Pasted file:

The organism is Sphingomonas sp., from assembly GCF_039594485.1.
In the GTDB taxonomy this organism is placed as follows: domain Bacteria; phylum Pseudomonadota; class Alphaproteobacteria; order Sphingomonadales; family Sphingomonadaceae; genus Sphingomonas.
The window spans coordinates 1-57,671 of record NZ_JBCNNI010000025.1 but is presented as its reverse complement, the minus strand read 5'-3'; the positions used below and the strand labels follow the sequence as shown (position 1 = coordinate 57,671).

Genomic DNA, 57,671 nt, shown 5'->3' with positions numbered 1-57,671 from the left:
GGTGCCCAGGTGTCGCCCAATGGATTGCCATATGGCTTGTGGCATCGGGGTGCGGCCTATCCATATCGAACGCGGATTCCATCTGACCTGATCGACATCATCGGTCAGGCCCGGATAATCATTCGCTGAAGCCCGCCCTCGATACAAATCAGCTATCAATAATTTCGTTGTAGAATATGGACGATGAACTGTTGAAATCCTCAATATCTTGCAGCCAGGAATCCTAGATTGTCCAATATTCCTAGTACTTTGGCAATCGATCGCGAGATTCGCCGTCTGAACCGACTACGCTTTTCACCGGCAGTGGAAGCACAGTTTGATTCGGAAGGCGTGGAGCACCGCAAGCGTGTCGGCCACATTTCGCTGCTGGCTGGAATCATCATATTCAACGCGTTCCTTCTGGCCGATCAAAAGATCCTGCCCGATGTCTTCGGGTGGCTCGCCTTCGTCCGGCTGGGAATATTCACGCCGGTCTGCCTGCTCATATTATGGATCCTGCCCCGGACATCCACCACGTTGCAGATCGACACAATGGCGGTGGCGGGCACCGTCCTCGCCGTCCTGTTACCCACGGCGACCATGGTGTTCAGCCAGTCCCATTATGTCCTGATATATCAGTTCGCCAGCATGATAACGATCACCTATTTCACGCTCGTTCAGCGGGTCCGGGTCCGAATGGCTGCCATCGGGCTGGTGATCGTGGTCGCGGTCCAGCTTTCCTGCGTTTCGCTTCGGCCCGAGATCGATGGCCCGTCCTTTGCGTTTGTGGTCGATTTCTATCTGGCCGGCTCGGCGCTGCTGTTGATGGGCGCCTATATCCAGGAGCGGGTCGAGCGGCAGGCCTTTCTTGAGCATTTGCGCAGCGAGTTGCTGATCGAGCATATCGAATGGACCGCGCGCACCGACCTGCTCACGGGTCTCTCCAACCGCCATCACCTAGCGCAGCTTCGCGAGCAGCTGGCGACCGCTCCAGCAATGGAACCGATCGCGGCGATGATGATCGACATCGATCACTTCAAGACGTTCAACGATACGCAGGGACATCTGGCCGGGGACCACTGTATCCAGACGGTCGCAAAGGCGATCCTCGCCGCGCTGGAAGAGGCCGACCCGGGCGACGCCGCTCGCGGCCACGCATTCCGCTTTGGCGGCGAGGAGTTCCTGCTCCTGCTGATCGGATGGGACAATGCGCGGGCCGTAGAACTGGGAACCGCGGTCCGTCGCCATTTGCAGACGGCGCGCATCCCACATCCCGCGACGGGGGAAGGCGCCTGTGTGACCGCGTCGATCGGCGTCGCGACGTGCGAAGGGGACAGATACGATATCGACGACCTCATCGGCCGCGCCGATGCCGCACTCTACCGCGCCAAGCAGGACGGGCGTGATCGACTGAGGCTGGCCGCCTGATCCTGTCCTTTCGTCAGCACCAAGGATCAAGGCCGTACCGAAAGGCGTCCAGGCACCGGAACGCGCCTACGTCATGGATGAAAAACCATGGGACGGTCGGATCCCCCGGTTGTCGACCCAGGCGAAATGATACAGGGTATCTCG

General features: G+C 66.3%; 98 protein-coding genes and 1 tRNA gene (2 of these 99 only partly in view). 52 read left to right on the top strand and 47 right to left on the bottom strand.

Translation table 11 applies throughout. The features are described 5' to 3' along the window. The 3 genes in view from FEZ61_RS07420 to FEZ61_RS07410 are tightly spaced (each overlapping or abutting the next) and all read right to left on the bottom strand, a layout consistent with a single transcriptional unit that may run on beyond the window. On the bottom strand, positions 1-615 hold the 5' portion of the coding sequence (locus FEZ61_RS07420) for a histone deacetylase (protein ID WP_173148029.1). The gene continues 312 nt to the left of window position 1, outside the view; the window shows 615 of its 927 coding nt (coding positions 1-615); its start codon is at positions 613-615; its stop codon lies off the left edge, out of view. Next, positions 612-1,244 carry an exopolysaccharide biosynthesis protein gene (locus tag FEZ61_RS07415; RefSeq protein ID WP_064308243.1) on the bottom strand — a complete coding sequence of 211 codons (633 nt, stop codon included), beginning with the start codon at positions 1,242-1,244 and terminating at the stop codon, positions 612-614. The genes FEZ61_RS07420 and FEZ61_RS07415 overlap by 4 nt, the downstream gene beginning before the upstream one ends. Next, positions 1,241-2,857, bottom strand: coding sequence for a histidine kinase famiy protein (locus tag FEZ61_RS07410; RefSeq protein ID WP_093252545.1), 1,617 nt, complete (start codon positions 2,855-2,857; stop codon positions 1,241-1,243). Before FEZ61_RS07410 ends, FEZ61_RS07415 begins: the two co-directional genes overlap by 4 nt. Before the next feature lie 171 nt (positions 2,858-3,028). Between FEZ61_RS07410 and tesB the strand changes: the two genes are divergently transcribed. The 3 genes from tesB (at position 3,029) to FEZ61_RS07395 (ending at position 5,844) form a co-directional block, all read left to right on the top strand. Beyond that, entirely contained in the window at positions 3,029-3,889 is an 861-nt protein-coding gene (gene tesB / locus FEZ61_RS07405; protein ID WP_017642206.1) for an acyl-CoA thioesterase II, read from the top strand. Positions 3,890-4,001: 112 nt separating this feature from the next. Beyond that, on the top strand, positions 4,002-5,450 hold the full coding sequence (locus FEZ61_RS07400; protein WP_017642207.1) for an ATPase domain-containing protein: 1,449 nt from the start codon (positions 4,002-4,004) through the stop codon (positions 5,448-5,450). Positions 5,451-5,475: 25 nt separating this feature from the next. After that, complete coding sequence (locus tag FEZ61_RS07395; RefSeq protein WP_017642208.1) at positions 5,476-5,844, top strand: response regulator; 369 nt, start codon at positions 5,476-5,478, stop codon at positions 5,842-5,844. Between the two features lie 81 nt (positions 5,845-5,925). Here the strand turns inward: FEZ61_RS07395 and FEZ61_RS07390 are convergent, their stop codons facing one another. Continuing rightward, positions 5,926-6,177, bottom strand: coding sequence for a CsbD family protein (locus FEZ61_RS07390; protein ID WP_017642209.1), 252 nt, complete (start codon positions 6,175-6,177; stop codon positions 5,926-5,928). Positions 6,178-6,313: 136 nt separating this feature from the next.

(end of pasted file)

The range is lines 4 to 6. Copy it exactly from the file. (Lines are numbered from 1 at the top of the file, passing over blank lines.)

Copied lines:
Genomic DNA, 57,671 nt, shown 5'->3' with positions numbered 1-57,671 from the left:
GGTGCCCAGGTGTCGCCCAATGGATTGCCATATGGCTTGTGGCATCGGGGTGCGGCCTATCCATATCGAACGCGGATTCCATCTGACCTGATCGACATCATCGGTCAGGCCCGGATAATCATTCGCTGAAGCCCGCCCTCGATACAAATCAGCTATCAATAATTTCGTTGTAGAATATGGACGATGAACTGTTGAAATCCTCAATATCTTGCAGCCAGGAATCCTAGATTGTCCAATATTCCTAGTACTTTGGCAATCGATCGCGAGATTCGCCGTCTGAACCGACTACGCTTTTCACCGGCAGTGGAAGCACAGTTTGATTCGGAAGGCGTGGAGCACCGCAAGCGTGTCGGCCACATTTCGCTGCTGGCTGGAATCATCATATTCAACGCGTTCCTTCTGGCCGATCAAAAGATCCTGCCCGATGTCTTCGGGTGGCTCGCCTTCGTCCGGCTGGGAATATTCACGCCGGTCTGCCTGCTCATATTATGGATCCTGCCCCGGACATCCACCACGTTGCAGATCGACACAATGGCGGTGGCGGGCACCGTCCTCGCCGTCCTGTTACCCACGGCGACCATGGTGTTCAGCCAGTCCCATTATGTCCTGATATATCAGTTCGCCAGCATGATAACGATCACCTATTTCACGCTCGTTCAGCGGGTCCGGGTCCGAATGGCTGCCATCGGGCTGGTGATCGTGGTCGCGGTCCAGCTTTCCTGCGTTTCGCTTCGGCCCGAGATCGATGGCCCGTCCTTTGCGTTTGTGGTCGATTTCTATCTGGCCGGCTCGGCGCTGCTGTTGATGGGCGCCTATATCCAGGAGCGGGTCGAGCGGCAGGCCTTTCTTGAGCATTTGCGCAGCGAGTTGCTGATCGAGCATATCGAATGGACCGCGCGCACCGACCTGCTCACGGGTCTCTCCAACCGCCATCACCTAGCGCAGCTTCGCGAGCAGCTGGCGACCGCTCCAGCAATGGAACCGATCGCGGCGATGATGATCGACATCGATCACTTCAAGACGTTCAACGATACGCAGGGACATCTGGCCGGGGACCACTGTATCCAGACGGTCGCAAAGGCGATCCTCGCCGCGCTGGAAGAGGCCGACCCGGGCGACGCCGCTCGCGGCCACGCATTCCGCTTTGGCGGCGAGGAGTTCCTGCTCCTGCTGATCGGATGGGACAATGCGCGGGCCGTAGAACTGGGAACCGCGGTCCGTCGCCATTTGCAGACGGCGCGCATCCCACATCCCGCGACGGGGGAAGGCGCCTGTGTGACCGCGTCGATCGGCGTCGCGACGTGCGAAGGGGACAGATACGATATCGACGACCTCATCGGCCGCGCCGATGCCGCACTCTACCGCGCCAAGCAGGACGGGCGTGATCGACTGAGGCTGGCCGCCTGATCCTGTCCTTTCGTCAGCACCAAGGATCAAGGCCGTACCGAAAGGCGTCCAGGCACCGGAACGCGCCTACGTCATGGATGAAAAACCATGGGACGGTCGGATCCCCCGGTTGTCGACCCAGGCGAAATGATACAGGGTATCTCG

General features: G+C 66.3%; 98 protein-coding genes and 1 tRNA gene (2 of these 99 only partly in view). 52 read left to right on the top strand and 47 right to left on the bottom strand.